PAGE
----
Friday, April 19, 2013

Come see Kaleidoscope!

English '60s psych group Kaleidoscope has reformed (in the Smashing Pumpkins sense), and 67-year old frontman Peter Daltrey will be taking his touring act, currently listed as Kaleidoscope (UK) and now inclusive of members of groups like Winter Flowers and The Brian Jonestown Massacre, to the U.S. The tour has kicked off in California, and they'll be at the Satellite in L.A. this Saturday, as well as the Del Monte Speakeasy in Venice on Sunday.

They needed to accept donations via Kickstarter in order to start their tour, so come support them.

April 20 - Los Angeles, CA - The Satellite
April 21 - Venice, CA - Del Monte Speakeasy
April 22 - Las Vegas, NV - The Bunkhouse Saloon
April 27 - Austin, TX - Austin Psych Fest

The return of Kaleidoscope also coincides with the March release of a limited edition book of the collected lyrics of Peter Daltrey's work via Kaleidoscope and Fairfield Parlour.

Sunday, April 14, 2013

Dead Trend may or may not be joking.

It's actually not surprising when there's some crossover between music and literature; I've gotten a number of fiction recommendations from Kurt Cobain and Pete Doherty, loved the writing of Richard Hell and Jim Carroll, not to mention the memoirs of others. And then, there are the bands who've provided me with history lessons where school quite sadly failed, like Zounds and Stiff Little Fingers. For people who create such simple music, a number of punk and rock musicians in particular tend to be quite literate, intelligent, and eager to share knowledge and ideas.

Next on the list, then, is an interesting case of the writer-turned-musician, Mike Fournier, who e-introduced himself to me as the writer of the Double Nickels on the Dime portion of the 33 1/3 series, and who also, perhaps not coincidentally, has taught college-level English and punk rock history. In the last couple of years, Fournier attended grad school at the University of Maine, started drumming for a band, published his debut novel, and used said band as a subject within said novel. Thusly, the group transformed from a fictional subject to a real-life effort, and their 2012 EP and tour served to promote the book -- it's all very Spinal Tap.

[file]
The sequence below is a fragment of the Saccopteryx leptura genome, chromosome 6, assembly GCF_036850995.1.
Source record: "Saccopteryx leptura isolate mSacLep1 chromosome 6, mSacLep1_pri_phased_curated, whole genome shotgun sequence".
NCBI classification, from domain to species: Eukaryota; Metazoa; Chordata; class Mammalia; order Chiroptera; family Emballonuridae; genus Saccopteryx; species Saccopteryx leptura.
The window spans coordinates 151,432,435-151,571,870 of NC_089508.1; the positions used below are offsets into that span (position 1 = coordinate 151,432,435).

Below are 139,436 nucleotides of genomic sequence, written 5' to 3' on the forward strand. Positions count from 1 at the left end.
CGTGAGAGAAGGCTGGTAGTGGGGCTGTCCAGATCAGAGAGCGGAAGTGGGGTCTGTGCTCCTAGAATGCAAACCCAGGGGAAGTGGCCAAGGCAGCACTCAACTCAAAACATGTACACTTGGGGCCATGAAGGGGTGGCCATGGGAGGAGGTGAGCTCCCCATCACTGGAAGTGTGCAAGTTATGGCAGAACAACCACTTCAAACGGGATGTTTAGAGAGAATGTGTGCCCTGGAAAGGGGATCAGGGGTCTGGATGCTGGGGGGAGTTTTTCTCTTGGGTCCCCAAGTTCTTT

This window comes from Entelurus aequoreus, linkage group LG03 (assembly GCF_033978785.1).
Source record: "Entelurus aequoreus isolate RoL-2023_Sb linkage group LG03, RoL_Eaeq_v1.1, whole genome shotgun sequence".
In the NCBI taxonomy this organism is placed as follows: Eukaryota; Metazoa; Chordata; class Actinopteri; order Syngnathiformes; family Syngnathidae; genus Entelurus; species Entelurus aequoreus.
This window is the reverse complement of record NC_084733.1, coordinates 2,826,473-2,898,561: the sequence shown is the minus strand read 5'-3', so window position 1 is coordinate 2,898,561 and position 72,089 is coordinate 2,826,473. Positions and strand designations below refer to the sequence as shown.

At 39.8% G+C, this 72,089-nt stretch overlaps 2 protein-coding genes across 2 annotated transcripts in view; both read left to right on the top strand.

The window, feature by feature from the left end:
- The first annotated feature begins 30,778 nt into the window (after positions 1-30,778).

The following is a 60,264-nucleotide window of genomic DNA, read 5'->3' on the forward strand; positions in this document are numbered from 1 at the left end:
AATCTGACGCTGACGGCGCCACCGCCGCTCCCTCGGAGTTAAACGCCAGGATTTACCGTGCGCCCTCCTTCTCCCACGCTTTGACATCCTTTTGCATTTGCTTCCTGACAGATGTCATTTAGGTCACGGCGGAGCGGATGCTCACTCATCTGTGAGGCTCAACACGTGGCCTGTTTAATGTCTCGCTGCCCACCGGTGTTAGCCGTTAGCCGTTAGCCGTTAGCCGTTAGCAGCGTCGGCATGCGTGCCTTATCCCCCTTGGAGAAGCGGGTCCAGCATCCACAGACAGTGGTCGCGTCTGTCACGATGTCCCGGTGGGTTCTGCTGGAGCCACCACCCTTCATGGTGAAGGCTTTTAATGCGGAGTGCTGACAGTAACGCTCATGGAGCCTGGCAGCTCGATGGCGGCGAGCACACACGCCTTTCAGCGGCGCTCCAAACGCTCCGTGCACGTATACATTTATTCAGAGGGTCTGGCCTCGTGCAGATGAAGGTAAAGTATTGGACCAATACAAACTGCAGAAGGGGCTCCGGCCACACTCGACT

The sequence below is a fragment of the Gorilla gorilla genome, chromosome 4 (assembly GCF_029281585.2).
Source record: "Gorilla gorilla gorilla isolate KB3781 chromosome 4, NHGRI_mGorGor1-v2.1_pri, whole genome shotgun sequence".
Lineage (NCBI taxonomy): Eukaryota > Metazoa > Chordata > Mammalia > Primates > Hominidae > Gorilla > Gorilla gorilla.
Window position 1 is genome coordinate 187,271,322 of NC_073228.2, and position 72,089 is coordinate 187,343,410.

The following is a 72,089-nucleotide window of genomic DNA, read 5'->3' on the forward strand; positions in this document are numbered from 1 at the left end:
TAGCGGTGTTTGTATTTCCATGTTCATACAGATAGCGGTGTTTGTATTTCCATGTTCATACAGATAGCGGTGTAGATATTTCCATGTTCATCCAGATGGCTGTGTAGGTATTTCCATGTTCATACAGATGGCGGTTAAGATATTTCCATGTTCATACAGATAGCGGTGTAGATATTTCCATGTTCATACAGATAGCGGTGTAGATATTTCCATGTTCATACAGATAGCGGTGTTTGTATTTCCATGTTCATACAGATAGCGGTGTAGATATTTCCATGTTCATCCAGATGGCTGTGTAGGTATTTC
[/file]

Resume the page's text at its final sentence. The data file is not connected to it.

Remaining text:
This band, Dead Trend, have decided to become a thing of the real world, and now that they've decided to eliminate the punch line, they're releasing a record as themselves (erm -- at very least, this one isn't said to have been "originally released 4/1987"). False Positive wears its influences proudly and well, and fuck if this isn't the closest anyone's come to recording an update on Black Flag's Damaged. In fact, "19th Hole" is a perfect hybrid of "Six Pack" and "TV Party" to the extent that I'd be asking for cash, were I Greg Ginn. But we need Dead Trend right now, because there's an unfortunate dearth of humor in current music, and they have a lot of potential to fill the proverbial hole.

Dead Trend are releasing one song off the album per week, leading up to its release on May 7.

Sixty-five dollars for a pastel shirt. Double-knit trousers for fifty more. Hundred dollar putter in your rental cart. My case of beer costs five bucks at the store. 

To drink all day, I don’t need a 19th Hole. 

A Speedy Ortiz single so new it hasn't been released yet.

The new Speedy Ortiz single is their best yet! And it comes out as a seven-inch in a limited edition of 500 (200 of which will be "half piss yellow, half blue"), two weeks from now.

Pre-order the "Ka-Prow!" seven-inch.

See them on tour in April:

4/14: the sinclair (cambridge, ma) w/ pissed jeans, cottaging
4/18: suny purchase (purchase, ny) w/ lvl up, suns, nude dudes, lawns
4/19: il motore (montreal, qc) w/ the this many boyfriends club
4/20: pressed (ottawa, on) w/ ashleys
4/21: the shop under parts & labour (toronto, on)
4/22: homegrown hamilton (hamilton, on)
4/23: the garden bowl (detroit, mi) w/ young squares
4/24: secret daytime bbq (lansing, il) w/ carbon leak, empty isle